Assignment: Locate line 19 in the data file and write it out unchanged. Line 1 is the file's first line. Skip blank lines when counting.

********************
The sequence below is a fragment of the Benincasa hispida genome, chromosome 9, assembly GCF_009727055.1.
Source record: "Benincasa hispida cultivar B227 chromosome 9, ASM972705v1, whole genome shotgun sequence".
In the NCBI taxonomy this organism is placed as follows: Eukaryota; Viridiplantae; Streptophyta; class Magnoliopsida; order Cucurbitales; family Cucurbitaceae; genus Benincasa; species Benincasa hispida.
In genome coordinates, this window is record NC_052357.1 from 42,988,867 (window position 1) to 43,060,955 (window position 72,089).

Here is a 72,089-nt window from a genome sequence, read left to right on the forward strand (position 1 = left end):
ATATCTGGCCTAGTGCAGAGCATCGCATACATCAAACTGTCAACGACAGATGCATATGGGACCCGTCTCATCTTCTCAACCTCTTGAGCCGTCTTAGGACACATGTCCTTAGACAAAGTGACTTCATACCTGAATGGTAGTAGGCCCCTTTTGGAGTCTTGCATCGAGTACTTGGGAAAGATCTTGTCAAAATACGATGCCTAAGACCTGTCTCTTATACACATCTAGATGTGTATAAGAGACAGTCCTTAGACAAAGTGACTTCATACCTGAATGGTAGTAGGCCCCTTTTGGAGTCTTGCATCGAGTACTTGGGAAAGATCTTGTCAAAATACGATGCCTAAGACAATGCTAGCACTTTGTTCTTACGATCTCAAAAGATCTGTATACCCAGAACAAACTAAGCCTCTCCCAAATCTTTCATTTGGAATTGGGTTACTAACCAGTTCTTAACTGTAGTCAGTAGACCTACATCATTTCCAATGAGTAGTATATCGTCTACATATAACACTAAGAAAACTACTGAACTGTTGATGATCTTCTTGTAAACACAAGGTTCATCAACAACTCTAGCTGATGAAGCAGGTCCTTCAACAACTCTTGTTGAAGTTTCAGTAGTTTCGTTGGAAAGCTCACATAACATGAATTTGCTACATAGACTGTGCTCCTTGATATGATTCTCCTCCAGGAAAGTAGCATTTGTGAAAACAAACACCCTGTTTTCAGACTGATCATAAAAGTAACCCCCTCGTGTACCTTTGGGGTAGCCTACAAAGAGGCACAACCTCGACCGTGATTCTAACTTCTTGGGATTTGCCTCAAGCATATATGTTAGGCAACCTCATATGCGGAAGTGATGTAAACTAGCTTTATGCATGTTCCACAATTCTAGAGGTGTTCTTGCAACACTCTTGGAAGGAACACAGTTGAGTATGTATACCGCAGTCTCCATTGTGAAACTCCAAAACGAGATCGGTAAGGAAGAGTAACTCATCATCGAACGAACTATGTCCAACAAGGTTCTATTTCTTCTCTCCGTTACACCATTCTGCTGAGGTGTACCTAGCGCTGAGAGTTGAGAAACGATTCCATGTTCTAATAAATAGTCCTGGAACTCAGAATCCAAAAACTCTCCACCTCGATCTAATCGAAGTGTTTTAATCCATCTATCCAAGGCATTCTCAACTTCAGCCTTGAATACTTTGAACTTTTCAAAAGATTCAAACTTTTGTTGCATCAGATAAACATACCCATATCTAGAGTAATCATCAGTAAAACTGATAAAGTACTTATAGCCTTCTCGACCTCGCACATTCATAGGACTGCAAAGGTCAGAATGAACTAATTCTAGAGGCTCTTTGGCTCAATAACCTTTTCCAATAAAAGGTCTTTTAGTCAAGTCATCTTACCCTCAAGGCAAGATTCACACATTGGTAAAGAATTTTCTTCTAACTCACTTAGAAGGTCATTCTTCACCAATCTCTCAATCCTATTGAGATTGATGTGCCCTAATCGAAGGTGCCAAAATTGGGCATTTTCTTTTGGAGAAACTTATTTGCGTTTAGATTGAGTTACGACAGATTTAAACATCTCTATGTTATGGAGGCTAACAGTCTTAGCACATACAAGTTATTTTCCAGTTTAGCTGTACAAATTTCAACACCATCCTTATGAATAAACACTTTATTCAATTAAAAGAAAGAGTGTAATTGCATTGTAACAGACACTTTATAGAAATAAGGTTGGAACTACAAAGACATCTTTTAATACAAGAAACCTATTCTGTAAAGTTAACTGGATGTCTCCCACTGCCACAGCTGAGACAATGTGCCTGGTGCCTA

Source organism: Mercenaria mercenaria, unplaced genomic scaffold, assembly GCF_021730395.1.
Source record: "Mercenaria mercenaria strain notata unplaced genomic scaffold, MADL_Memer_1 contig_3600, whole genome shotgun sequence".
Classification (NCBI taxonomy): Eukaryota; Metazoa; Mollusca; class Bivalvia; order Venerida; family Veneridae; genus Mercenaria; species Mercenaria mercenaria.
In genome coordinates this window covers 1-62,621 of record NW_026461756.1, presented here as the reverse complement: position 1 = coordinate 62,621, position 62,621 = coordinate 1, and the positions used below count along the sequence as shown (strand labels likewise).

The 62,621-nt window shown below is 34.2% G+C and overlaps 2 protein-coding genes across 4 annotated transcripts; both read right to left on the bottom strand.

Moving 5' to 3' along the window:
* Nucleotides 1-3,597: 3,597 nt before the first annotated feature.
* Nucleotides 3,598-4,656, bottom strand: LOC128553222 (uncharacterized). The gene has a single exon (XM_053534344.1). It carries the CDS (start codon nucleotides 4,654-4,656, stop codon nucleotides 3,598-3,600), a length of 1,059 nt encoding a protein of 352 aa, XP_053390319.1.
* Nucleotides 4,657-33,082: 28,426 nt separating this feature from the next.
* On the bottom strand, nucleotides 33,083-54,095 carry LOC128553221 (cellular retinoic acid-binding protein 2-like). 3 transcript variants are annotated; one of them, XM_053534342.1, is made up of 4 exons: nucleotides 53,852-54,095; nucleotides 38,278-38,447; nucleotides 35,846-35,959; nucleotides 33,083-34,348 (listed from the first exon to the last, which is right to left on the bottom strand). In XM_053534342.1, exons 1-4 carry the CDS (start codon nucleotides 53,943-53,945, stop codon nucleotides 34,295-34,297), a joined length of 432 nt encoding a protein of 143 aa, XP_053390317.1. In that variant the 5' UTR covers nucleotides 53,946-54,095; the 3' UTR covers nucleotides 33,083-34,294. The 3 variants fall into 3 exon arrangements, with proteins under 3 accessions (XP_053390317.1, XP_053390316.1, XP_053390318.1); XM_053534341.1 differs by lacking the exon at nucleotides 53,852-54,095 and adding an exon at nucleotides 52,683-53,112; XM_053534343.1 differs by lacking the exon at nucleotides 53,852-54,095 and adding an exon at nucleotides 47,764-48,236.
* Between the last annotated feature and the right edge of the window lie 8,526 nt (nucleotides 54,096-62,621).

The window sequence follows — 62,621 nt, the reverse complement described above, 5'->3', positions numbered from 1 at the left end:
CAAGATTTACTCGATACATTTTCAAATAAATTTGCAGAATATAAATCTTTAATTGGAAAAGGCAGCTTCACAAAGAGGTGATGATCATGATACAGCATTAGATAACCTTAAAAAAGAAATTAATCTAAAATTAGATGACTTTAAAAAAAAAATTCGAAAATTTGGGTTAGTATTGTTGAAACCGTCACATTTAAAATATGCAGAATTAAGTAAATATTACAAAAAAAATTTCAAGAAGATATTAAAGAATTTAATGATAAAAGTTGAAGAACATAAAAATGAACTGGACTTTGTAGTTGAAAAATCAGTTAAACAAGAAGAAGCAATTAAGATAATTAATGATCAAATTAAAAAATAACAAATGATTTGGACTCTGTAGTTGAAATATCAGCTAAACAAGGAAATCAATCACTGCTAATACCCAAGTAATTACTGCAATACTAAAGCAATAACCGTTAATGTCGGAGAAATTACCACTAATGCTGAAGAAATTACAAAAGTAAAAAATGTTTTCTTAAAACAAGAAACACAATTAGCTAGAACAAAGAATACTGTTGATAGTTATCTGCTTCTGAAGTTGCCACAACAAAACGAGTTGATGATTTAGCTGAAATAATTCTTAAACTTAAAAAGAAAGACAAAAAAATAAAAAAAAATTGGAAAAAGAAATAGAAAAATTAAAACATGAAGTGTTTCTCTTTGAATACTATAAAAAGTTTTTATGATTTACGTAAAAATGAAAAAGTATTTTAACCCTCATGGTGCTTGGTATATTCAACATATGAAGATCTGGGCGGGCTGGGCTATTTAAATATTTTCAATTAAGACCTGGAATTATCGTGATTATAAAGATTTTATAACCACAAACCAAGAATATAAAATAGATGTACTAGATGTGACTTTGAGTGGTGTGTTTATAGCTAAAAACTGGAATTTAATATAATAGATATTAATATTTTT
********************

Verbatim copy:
CAAGATTTACTCGATACATTTTCAAATAAATTTGCAGAATATAAATCTTTAATTGGAAAAGGCAGCTTCACAAAGAGGTGATGATCATGATACAGCATTAGATAACCTTAAAAAAGAAATTAATCTAAAATTAGATGACTTTAAAAAAAAAATTCGAAAATTTGGGTTAGTATTGTTGAAACCGTCACATTTAAAATATGCAGAATTAAGTAAATATTACAAAAAAAATTTCAAGAAGATATTAAAGAATTTAATGATAAAAGTTGAAGAACATAAAAATGAACTGGACTTTGTAGTTGAAAAATCAGTTAAACAAGAAGAAGCAATTAAGATAATTAATGATCAAATTAAAAAATAACAAATGATTTGGACTCTGTAGTTGAAATATCAGCTAAACAAGGAAATCAATCACTGCTAATACCCAAGTAATTACTGCAATACTAAAGCAATAACCGTTAATGTCGGAGAAATTACCACTAATGCTGAAGAAATTACAAAAGTAAAAAATGTTTTCTTAAAACAAGAAACACAATTAGCTAGAACAAAGAATACTGTTGATAGTTATCTGCTTCTGAAGTTGCCACAACAAAACGAGTTGATGATTTAGCTGAAATAATTCTTAAACTTAAAAAGAAAGACAAAAAAATAAAAAAAAATTGGAAAAAGAAATAGAAAAATTAAAACATGAAGTGTTTCTCTTTGAATACTATAAAAAGTTTTTATGATTTACGTAAAAATGAAAAAGTATTTTAACCCTCATGGTGCTTGGTATATTCAACATATGAAGATCTGGGCGGGCTGGGCTATTTAAATATTTTCAATTAAGACCTGGAATTATCGTGATTATAAAGATTTTATAACCACAAACCAAGAATATAAAATAGATGTACTAGATGTGACTTTGAGTGGTGTGTTTATAGCTAAAAACTGGAATTTAATATAATAGATATTAATATTTTT